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Wednesday, February 17, 2010

Feeling Defensive

Some recent clinical work at my day job has me thinking about defensiveness. Specifically, I've been considering the defenses of the ego, the cataloging of which began with the early Freudians... and the interpretation and categorizing of which continues today. Pop culture includes a fairly intuitive definition of defense mechanisms: self-protective thoughts, attitudes and behaviors that people exhibit when they are threatened by internal or external stimuli. Most people have heard of some of these and have an idea how they work. Some examples you've probably run across include projection, denial, and passive-aggression. Here's an illustrated example of another common defense: when Mary's boss tries to confront her about a chronic tardiness problem, Mary starts to indulge a vivid daydream about a guillotine decapitating that boss. The image allows Mary to avoid the brunt of the criticism, preoccupying her conscious mind with playful mayhem instead. After the supervision meeting is over, Mary has successfully avoided being challenged by her boss's feedback. Her ego (or self image) has been protected by virtue of the defense mechanism.

According to George Vaillant's classification of ego defenses, Mary is exhibiting the "fantasy" defense. It's classified in his second tier of defenses labeled "Immature". His other tiers are "Pathological", "Neurotic" and "Mature". Immature defenses like fantasy escape are considered developmentally typical of children. If Mary was a 4th grader, this behavior would be normal and expected. But if she's a 28 year old professional file clerk... this behavior signals an unhealthy defense tactic. It's unhealthy because it succeeded in protecting Mary, but at too high a cost. The cost was that she was unable to actually engage with the criticism or consider a change to her long-term behavior.

So, since most of us strive to improve our mental health, what are the healthy defenses? Vaillant's list of the "Mature" defenses includes:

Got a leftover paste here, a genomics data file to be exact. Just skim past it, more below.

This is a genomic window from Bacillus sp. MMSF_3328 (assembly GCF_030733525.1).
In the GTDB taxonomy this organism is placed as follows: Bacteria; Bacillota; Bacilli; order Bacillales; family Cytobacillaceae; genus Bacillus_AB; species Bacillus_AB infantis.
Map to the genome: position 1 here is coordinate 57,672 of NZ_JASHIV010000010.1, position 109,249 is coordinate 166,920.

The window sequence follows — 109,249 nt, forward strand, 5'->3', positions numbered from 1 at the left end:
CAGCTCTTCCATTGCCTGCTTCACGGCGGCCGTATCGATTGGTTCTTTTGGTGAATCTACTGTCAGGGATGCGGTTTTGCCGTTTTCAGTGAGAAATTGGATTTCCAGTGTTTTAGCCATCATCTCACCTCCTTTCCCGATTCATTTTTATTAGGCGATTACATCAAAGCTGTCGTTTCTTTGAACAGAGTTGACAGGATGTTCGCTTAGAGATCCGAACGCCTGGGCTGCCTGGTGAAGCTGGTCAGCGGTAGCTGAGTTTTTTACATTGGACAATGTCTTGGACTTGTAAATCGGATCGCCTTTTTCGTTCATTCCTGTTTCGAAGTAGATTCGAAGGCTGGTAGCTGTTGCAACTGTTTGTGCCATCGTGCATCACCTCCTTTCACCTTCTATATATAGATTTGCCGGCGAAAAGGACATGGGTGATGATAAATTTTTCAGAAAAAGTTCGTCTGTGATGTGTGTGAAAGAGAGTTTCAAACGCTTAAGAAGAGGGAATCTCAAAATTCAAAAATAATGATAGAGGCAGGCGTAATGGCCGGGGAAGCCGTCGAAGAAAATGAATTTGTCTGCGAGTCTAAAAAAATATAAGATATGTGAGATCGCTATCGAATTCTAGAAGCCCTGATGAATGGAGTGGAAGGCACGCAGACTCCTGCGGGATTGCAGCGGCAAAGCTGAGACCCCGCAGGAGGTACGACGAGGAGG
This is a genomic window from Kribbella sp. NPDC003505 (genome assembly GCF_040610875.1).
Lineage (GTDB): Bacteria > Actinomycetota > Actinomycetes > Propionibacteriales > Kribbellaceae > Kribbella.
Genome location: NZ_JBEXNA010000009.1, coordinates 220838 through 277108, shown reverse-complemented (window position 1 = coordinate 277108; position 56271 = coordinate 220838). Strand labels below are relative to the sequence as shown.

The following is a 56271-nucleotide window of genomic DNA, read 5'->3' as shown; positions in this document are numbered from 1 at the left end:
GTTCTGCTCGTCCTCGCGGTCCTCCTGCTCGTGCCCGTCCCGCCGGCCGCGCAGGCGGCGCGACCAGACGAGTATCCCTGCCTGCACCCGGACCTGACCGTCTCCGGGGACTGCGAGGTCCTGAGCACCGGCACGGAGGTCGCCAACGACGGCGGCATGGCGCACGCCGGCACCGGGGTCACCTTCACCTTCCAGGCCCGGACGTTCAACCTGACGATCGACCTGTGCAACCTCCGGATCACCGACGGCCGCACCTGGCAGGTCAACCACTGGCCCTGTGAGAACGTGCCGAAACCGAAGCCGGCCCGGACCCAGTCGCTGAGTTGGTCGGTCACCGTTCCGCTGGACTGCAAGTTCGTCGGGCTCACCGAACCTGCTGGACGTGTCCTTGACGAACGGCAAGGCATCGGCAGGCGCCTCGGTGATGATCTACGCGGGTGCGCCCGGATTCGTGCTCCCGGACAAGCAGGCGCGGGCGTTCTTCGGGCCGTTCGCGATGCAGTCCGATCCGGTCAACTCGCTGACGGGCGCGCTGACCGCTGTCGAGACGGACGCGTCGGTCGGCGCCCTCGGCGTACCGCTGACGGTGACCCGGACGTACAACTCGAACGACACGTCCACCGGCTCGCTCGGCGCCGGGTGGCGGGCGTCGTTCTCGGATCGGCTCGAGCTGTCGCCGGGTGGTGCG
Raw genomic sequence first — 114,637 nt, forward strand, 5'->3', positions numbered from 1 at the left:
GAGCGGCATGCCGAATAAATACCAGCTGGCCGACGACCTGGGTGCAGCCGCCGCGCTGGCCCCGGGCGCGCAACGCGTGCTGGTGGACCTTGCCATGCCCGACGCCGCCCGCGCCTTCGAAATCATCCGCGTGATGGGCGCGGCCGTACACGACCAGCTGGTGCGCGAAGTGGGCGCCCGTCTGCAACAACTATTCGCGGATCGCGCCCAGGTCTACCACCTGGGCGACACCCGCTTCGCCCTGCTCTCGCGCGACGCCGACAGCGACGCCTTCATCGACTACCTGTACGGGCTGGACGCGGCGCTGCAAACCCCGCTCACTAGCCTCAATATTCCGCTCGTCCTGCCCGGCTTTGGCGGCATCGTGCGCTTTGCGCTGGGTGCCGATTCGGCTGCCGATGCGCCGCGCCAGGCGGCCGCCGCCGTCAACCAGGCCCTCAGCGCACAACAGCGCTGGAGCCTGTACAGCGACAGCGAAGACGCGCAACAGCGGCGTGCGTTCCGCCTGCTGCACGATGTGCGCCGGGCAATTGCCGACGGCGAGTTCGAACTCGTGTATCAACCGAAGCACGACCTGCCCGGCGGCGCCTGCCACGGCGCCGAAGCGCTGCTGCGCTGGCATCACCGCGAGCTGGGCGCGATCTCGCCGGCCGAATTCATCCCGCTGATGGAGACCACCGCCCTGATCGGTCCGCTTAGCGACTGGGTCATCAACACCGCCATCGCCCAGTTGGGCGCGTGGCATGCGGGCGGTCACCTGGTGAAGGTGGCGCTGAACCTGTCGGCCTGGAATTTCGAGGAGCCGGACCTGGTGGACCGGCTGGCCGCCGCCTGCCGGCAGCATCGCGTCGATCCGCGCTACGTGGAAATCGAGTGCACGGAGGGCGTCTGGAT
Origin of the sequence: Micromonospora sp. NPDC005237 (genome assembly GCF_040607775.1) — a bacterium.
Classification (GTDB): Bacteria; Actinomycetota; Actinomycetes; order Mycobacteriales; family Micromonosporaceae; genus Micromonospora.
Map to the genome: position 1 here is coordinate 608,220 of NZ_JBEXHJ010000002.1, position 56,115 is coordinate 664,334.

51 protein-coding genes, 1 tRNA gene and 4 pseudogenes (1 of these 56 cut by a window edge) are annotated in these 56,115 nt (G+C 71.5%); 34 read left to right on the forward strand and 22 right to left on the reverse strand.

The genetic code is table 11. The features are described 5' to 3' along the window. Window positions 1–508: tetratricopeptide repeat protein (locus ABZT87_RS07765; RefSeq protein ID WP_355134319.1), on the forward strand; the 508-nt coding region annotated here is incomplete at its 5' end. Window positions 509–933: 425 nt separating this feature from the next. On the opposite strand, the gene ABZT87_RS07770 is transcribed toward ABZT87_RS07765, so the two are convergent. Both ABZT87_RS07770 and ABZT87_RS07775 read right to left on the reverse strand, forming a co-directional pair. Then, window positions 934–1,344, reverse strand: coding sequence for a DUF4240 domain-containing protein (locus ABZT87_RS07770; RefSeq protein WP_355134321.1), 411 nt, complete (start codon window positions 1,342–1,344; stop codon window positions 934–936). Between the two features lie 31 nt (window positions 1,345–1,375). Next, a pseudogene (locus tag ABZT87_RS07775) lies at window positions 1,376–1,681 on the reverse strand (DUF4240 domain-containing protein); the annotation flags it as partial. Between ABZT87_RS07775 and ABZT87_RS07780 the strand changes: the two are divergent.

Altruism - Achieving satisfaction by doing for others.
Anticipation - Wisely planning for future distress with self-care.
Humor - Laughing while confronting the absurdity and frustrating truths of life.
Identification and Introjection - Allying your self-image with that of another person or object.
Sublimation - Transforming negative thoughts/feelings into some positive activity or expression.
Thought Suppression - Consciously pushing a difficult thought "back down" so that it can be dealt with later.

How might Mary utilize these defenses instead of her violent escape fantasy? She might accept the tardiness criticism as valid but balance the blow to her ego with bolstering thoughts that she's a good person and will continue to do good works for others. She might have anticipated and prepared for the meeting with her boss, bracing herself for the impact of the criticism. She might try to find aspects of her shortcomings that she can laugh at, accepting the feedback as something she struggles with even if it seems ridiculous. She might soften the criticism by identifying with a respected coworker who is also often late, but admirable in other ways. She might deal with the feelings of shame at being called out by her boss by creating art, exercising, or putting extra energy into preparing a lavish dinner party for friends later that night. And instead of melting down in her boss's office, she might decide to suppress her emotional reactions until she's alone in her own office and it feels like a safe place to cry or vent.

These are all preferable, or more "mature" reactions, from a mental health therapist perspective... though they aren't terribly fun to talk about or laugh at. If I'm to look at myself, I think I have issues with a couple of Neurotic-tier defense mechanisms: Intellectualization and Rationalization. I think much of my own self-work involves trying to get over these old habits and to embrace some healthier options.

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